What appeals can be heard?
The FTT decided that as regards the VAT assessment, no appeal against it could be validly made as no VAT returns had been made (para. 68 of the decision). As regards the appealable decision that Mr Potts was liable to be registered from 1 July 2014, the FTT noted that the appeal was nearly three months late, and so the FTT’s permission was required before the appeal could be heard. The FTT examined the delay and the reasons for it by reference to three stages:
(1)whether the delay was serious and significant. The delay was nearly three months, which the FTT decided was serious and significant;
(2)the reason for the delay. The FTT decided that a possible reason was Bridge’s unfamiliarity with the post-2008 law on appeals and reviews for VAT; and
(3)the circumstances. The FTT decided that the failure to appeal was not the fault of Mr Potts, but of Bridge, who asked the FTT to take into account his age, nearly 80, and his unfamiliarity with the FTT system.
The FTT gave permission for the appeal to be made late (para. 75 of the decision).
The registration decision
There was no dispute that Mr Potts had crossed the registration threshold in May 2014, so he was liable to be registered.
Exception from registration: 12-month look forward
As regards HMRC’s decision on exception from registration, the FTT held that Mr Potts had not supplied any evidence that would have shown that his future turnover would not have breached the limit, e.g. by limiting his work to smaller projects or taking time off.
Anyone applying for the exception retrospectively is in a difficult position, because they did not know at the relevant time that they would have to show evidence to convince HMRC of a fall in turnover. Mr Bridge did not put Mr Potts forward to give evidence about what he could have said at the time. Thus, the FTT was unable to say that HMRC’s decision is not one that they could reasonably reached (para. 108 of the decision).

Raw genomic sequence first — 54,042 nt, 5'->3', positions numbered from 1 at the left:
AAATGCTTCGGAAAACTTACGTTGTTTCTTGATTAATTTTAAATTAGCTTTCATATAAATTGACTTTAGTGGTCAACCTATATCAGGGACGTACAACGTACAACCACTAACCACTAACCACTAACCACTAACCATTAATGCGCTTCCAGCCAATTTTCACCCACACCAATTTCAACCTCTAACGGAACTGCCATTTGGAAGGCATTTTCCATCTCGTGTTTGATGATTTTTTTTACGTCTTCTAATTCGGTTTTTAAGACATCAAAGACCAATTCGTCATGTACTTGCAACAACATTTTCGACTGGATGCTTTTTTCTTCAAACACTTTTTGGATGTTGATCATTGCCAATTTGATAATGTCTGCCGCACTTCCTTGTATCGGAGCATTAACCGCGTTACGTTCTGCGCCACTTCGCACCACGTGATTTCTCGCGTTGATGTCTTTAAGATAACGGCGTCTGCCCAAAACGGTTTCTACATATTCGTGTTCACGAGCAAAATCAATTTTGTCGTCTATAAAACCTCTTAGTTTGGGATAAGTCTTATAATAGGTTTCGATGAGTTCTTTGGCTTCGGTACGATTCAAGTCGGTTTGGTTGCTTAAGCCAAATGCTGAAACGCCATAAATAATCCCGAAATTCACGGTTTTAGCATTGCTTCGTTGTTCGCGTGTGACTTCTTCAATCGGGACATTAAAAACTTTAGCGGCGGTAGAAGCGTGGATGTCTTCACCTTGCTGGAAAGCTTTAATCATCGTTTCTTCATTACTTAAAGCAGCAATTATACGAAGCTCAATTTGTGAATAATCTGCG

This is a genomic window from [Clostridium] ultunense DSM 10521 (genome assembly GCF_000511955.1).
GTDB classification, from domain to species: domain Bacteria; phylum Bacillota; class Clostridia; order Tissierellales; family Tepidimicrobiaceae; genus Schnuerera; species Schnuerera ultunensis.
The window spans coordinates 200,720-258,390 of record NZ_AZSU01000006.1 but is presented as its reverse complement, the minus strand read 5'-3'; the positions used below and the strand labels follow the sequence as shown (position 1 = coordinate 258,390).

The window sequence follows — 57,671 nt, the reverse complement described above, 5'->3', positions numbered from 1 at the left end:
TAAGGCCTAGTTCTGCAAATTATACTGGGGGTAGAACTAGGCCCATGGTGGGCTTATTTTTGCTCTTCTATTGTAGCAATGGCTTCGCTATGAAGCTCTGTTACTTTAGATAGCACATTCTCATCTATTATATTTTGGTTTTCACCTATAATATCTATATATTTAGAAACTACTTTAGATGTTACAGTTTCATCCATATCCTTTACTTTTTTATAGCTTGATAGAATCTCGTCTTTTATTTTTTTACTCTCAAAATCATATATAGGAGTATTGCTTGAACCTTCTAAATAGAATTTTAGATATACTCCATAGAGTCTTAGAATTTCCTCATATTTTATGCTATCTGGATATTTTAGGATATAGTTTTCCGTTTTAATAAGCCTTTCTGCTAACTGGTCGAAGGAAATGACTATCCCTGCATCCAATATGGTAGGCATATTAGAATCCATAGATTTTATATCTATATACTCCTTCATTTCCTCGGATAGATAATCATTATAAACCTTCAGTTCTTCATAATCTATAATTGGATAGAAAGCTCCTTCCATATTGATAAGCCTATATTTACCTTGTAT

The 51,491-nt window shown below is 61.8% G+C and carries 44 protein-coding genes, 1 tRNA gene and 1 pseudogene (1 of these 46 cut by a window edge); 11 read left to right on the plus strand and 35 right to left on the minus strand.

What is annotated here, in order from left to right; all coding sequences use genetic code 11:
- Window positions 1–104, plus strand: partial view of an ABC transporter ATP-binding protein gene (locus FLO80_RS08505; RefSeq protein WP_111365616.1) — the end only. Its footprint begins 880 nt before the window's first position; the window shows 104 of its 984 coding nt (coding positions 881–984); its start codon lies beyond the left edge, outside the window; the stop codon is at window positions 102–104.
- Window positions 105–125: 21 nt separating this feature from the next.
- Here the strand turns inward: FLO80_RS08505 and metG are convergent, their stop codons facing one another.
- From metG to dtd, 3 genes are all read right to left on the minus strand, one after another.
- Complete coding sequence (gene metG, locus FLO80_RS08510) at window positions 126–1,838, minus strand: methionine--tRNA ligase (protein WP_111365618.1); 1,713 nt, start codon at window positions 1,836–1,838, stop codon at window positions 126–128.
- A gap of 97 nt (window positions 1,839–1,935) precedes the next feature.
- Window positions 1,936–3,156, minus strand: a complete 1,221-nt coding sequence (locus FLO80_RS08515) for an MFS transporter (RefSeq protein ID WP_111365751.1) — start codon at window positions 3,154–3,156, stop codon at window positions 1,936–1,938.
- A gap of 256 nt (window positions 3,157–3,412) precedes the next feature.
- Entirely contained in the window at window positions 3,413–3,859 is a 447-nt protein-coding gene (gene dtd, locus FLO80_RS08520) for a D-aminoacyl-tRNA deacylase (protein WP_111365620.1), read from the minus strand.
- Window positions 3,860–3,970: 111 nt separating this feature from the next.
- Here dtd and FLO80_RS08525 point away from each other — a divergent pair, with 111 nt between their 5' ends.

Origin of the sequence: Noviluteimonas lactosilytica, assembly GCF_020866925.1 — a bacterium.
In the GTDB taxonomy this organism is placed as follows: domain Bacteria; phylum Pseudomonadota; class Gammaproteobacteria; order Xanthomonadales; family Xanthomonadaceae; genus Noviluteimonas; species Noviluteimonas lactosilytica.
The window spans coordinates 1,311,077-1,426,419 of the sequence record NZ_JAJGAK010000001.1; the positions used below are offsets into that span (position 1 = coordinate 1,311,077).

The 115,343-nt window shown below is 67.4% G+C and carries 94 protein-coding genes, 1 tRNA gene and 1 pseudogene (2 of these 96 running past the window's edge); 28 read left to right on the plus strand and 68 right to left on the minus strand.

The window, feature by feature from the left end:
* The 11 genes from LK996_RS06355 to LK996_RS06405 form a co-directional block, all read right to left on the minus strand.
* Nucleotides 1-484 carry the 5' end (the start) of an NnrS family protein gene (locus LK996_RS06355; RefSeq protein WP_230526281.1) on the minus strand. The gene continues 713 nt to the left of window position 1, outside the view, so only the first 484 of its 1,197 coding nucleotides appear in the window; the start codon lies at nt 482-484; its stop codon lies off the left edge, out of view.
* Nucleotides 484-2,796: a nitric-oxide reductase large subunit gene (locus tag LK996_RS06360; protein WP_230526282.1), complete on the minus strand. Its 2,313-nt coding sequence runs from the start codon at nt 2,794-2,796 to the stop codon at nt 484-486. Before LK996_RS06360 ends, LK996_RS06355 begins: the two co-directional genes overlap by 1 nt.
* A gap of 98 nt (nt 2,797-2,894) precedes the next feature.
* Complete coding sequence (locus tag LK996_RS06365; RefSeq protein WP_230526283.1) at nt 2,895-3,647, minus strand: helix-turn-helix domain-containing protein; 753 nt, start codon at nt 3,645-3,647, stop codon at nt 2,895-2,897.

HMRC must establish:
(1)whether the disclosure was prompted; and
(2)when they became aware of the failure.
HMRC argued that the disclosure was prompted.
Bridge argued that (1) in a letter to HMRC he had said that he had completed the income tax return and clearly stated on it that the turnover was over the limit and so registration was required, and (2) an HMRC officer had “tacitly” accepted that only a 10% penalty applied.
HMRC failed to produce that return or any attachments, so the FTT accepted that HMRC were told of the failure before they had reason to be aware of it, and so the penalty that applied was at 10% for an unprompted disclosure (para. 118 of the decision).
It was not necessary for the FTT to consider whether there was a reasonable excuse for the failure or whether there were special circumstances.Thus, the taxpayer’s appeal was allowed in part.
Some people will be surprised that HMRC failed to produce certain evidence at the FTT hearing, e.g. the income tax return and any attachments to that return. The taxpayer’s agent stated in the appeal to the FTT that the taxpayer had taken professional (i.e. his) advice, but he had failed to act on it. However, the professional advice was taken months after the failure, so it cannot provide a reasonable excuse for failing to notify HMRC in time. By using out-of-date terms such as “Back Duty”, “District Inspector” and “General Commissioners”, the agent revealed that he had failed for some years to follow the changes made to the law. The FTT commented that the agent could not properly specify what law he was talking about, but he was content to make misleading accusations about the HMRC officer who was dealing with the late registration.